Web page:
After the Jump > Jamie Neely: Prototyping web typography.

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Web designers are looking for a smarter and more creative workflow to meet the demands of an increasingly complex digital world. Consciousness is turning to content, and therefore typography as the starting point for the design process. But type online is tricky: it has to look good AND behave well. This has lead to a trend of setting type for the web as a working prototype from the very start of a digital project, and developing a branded experience outwards from that key ingredient: readability.

Jamie Neely was co-founder of Front, a web strategy, design and technology studio and is also the Creative Director at Typecast, which was recently acquired by Monotype. “We believe that as sites become more responsive, devices proliferate and screens shrink, typographic decisions become even more important and influential on site success.” http://www.typecast.com

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After the Jump > Jamie Neely: Prototyping web typography.

  1. 1. PROTOTYPING WITHWEB TYPOGRAPHYtweet @jamneely @typecastappJAMIE NEELY
  2. 2. TYPE FIRSTPROTOTYPINGPRACTICAL EXAMPLES
  3. 3. 2009/2010
  4. 4. 2009/2010With great power comes… (you know the rest)
  5. 5. 8%17%May‘12 May‘13Websites that use web fonts haveDOUBLED in the past yearSource: httparchive.com/trends
  6. 6. Sony USA homepage (set in ITC Avant Garde Gothic)
  7. 7. Microsoft worldwide homepage (set in Segoe UI)
  8. 8. “Into the Arctic”from Greenpeace (set in Brandon Grotesque and Rooney)
  9. 9. The World Wildlife Fund homepage (set in Open Sans and custom WWF font)
  10. 10. The World Wildlife Fund homepage (set in Open Sans and custom WWF font)The World Wildlife Fund
  11. 11. “Dadaab Stories”from Film Aid (set in Cubano and Nunito)
  12. 12. War Child
  13. 13. About.me web font options
  14. 14. TYPE FIRST
  15. 15. The shift
  16. 16. PROTOTYPING
  17. 17. In case you didnt get the memo,wireframing is dead and prototypesare the only way forward.— Joshua Porter, hubspot
  18. 18. IDEO sketchnote From 99u Conference by C Todd Lombardo
  19. 19. HTML/CSS is real in a wayPhotoshop will never be.— Jason Fried, 37 Signals
  20. 20. Typography for the Webis really hard to design anywhereother than inside the browser.— Viljami Salminen
  21. 21. CSSp {font-style: italic;font-weight: 400;font-family: MillerDisplay;}
  22. 22. Working with web fonts is hard
  23. 23. Typecast  screencastTypecast.com
  24. 24. Early demos of Typecast
  25. 25. Early demos of Typecast
  26. 26. Early demos of Typecast
  27. 27. PRACTICAL EXAMPLES
  28. 28. Type as brandThe reading experienceCross-screen journeys
  29. 29. Type as brandThe reading experienceCross-screen journeys
  30. 30. Type is the clothes that words wear.— Steve Mattheson
  31. 31. A quoteElevator pitchProject briefWord cloudHello worldSPECIMENS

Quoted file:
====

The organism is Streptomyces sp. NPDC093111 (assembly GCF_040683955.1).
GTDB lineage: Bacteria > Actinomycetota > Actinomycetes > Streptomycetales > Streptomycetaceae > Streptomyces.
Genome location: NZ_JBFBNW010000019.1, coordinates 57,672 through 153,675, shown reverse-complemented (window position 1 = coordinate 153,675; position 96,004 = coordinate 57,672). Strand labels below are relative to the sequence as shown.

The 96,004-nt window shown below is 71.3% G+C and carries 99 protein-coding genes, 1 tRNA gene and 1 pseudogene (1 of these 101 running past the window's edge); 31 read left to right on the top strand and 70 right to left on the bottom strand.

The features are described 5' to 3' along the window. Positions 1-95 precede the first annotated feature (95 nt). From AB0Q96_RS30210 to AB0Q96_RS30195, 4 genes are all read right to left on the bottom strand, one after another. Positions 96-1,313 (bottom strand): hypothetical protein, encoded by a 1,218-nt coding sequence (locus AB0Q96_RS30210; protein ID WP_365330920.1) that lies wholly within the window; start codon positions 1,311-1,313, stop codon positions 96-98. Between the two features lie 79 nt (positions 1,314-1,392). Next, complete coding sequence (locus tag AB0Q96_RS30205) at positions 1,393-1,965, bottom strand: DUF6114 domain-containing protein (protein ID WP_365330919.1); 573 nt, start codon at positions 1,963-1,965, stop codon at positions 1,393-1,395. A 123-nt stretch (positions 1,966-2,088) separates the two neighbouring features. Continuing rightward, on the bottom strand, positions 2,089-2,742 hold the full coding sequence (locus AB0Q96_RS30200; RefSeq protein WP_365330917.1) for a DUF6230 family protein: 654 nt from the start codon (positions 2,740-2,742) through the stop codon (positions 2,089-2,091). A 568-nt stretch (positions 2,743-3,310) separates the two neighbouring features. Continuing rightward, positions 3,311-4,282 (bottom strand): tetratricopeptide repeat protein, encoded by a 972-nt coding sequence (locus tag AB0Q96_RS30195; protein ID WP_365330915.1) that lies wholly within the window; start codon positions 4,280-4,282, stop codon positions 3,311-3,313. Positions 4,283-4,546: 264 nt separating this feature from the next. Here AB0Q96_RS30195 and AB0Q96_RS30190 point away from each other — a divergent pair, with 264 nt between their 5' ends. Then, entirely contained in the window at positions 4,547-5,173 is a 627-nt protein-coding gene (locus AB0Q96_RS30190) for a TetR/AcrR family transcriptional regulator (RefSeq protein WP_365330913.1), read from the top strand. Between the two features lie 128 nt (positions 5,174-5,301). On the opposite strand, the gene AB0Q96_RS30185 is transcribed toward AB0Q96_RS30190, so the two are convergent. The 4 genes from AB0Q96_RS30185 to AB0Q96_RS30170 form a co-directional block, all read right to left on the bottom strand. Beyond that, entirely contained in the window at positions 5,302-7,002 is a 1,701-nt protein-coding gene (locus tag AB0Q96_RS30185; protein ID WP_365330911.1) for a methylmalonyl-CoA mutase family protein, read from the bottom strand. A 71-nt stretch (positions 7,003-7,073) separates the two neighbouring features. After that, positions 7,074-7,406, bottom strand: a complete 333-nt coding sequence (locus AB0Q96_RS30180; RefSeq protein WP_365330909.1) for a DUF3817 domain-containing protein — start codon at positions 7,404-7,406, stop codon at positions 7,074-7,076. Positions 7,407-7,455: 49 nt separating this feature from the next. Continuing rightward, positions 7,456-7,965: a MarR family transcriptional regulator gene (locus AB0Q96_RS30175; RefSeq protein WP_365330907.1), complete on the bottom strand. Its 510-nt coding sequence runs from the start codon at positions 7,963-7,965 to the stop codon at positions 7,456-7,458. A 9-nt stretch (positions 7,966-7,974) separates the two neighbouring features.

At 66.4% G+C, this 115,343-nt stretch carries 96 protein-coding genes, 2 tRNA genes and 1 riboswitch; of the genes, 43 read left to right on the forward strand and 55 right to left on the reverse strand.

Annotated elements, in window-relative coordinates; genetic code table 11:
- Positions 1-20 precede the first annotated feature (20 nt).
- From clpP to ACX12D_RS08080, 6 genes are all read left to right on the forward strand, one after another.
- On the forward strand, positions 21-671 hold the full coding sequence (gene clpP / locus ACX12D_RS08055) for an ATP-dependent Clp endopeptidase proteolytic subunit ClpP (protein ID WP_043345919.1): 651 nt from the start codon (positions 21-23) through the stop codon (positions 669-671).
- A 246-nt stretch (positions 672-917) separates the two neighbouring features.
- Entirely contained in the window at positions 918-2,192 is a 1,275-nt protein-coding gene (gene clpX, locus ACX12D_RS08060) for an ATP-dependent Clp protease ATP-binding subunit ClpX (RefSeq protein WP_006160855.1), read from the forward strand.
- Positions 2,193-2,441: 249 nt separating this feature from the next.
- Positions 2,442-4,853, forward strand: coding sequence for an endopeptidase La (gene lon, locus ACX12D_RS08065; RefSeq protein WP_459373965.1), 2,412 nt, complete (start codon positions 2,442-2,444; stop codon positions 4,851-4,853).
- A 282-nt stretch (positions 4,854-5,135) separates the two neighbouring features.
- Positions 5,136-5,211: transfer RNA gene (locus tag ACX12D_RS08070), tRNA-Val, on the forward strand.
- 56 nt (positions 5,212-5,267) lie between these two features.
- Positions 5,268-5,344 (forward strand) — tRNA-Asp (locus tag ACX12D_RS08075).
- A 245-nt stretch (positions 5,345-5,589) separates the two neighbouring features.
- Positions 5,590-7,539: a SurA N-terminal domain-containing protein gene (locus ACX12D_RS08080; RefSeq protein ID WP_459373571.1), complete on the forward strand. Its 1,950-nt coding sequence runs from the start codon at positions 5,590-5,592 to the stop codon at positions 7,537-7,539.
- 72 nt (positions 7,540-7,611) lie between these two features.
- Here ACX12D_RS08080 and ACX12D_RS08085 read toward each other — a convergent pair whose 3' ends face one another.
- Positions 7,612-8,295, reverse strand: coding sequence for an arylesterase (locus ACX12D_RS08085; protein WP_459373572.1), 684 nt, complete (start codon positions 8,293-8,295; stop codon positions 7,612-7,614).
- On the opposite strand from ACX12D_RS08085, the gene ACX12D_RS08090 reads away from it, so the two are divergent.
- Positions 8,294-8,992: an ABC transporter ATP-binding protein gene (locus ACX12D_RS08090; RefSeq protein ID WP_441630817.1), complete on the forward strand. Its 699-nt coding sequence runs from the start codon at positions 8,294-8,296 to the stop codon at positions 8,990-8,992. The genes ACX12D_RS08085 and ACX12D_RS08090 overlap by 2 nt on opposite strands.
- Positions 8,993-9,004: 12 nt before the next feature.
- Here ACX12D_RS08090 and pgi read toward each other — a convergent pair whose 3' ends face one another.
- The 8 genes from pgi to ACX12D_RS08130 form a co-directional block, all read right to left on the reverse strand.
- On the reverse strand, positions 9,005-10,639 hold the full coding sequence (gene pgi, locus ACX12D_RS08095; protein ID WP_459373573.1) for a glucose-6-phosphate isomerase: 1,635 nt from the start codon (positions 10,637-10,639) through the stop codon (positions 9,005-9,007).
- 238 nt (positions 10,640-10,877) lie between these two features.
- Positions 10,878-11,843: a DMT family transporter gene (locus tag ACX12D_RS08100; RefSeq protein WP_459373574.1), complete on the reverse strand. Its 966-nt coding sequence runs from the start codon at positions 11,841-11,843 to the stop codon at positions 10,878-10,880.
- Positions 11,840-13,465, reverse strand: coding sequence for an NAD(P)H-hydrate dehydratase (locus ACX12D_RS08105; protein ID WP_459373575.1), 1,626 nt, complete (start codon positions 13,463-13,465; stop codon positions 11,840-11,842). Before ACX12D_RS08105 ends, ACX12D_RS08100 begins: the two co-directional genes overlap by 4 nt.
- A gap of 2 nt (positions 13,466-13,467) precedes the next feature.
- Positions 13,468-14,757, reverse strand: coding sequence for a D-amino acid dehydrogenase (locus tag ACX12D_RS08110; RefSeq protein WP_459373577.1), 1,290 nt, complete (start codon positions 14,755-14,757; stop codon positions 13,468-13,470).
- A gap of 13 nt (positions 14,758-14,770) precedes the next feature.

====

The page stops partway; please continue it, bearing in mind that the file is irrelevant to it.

32. 32. Early typography prototyping in Typecast for Vogue.co.uk (courtesy of Kat Windley)
  33. 33. Early typography prototyping in Typecast for Vogue.co.uk (courtesy of Kat Windley)
  34. 34. A Typecast‘canvas’showing side-by-side type specimens
  35. 35. Early typography prototyping in Typecast for Vogue.co.uk (courtesy of Kat Windley)
  36. 36. The winning specimen, Brandon Grotesque and Caslon 224
  37. 37. Type as brandThe reading experienceCross-screen journeys
  38. 38. LikableLegibleReadable
  39. 39. Webfontspecimen.com from Tim Brown / Typekit
  40. 40. Helvetica (grey) vs Helvetica eText (red)
  41. 41. LikableLegibleReadable
  42. 42. Lorum ipsum et stupid
  43. 43. ListsNavigation schemesComment streamsGalleriesMastheads & footersGLOBAL CONTENTA blog articleHome pageMission statementAuthor bioAn event descriptionUNIQUE CONTENT
  44. 44. Rendering & clarityFamily size & weight availabilityLanguage supportOpenType supportFile size & page weightAccessibility & fall backsPERFORMANCE
  45. 45. Type as brandThe reading experienceCross-screen journeys
  46. 46. Smart phonesNot-so smart phonesComputers and tabletsE-readersCarsFridgesKiosks
  47. 47. Size of viewportScreen densityOrientationAspect ratioRendering technologyDEVICE & TECHNOLOGYNoise and distractionScreen-to-eye distanceLight & illuminationWeight to holdUser disabilityHUMAN & ENVIRONMENT
  48. 48. Working with web fonts is hard
  49. 49. Working with web fonts is hard
  50. 50. Working with web fonts is hard
  51. 51. Working with web fonts is hard
  52. 52. Working with web fonts is hard
  53. 53. Working with web fonts is hard
  54. 54. Working with web fonts is hard
  55. 55. Working with web fonts is hard
  56. 56. Working with web fonts is hard
  57. 57. Working with web fonts is hard
  58. 58. Working with web fonts is hard
  59. 59. Working with web fonts is hard
  60. 60. Working with web fonts is hard
  61. 61. Working with web fonts is hard
  62. 62. Working with web fonts is hard
  63. 63. Working with web fonts is hard
  64. 64. Working with web fonts is hard
  65. 65. Working with web fonts is hard
  66. 66. InvoicesReceiptsForgot passwordMarketing emailsNewslettersBlank slatesProduct updatesService maintenanceActivity updatesTRANSACTIONAL, MARKETING & SERVICE EMAILS
  67. 67. Type as brandSpecimens, font choiceThe reading experienceGlobal & unique contentCross-screen journeysDevices, locations & email
  68. 68. Working with web fonts is hardTypography
  69. 69. QUESTIONS?tweet @jamneely @typecastappJAMIE NEELY

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